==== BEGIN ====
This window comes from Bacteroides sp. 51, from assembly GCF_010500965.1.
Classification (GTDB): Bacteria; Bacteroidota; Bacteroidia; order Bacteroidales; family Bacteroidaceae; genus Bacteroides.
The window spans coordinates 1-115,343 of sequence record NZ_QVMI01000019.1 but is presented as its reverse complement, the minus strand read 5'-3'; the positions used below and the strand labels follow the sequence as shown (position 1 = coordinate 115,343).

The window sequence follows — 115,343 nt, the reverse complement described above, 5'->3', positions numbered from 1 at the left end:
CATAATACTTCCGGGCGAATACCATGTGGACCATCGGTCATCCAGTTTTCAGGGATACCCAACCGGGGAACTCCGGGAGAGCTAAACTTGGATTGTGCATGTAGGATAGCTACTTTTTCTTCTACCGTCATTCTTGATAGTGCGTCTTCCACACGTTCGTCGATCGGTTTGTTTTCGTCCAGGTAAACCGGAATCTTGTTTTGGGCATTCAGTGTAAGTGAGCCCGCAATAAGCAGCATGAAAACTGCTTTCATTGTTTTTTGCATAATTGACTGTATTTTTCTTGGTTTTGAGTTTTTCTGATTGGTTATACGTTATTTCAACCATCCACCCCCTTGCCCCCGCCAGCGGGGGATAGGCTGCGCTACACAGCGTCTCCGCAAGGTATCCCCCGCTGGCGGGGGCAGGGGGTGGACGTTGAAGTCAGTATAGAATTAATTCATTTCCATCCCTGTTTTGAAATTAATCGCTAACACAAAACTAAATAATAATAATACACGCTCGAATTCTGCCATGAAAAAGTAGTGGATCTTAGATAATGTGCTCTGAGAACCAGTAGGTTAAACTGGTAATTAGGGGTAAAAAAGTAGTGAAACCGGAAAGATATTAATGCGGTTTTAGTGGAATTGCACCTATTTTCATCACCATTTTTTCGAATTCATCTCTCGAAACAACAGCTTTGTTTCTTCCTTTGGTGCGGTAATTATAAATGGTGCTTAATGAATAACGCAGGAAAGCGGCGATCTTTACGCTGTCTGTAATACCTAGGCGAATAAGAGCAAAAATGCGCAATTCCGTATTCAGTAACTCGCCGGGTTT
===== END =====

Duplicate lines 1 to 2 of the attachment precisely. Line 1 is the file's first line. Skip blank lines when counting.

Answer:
This window comes from Bacteroides sp. 51, from assembly GCF_010500965.1.
Classification (GTDB): Bacteria; Bacteroidota; Bacteroidia; order Bacteroidales; family Bacteroidaceae; genus Bacteroides.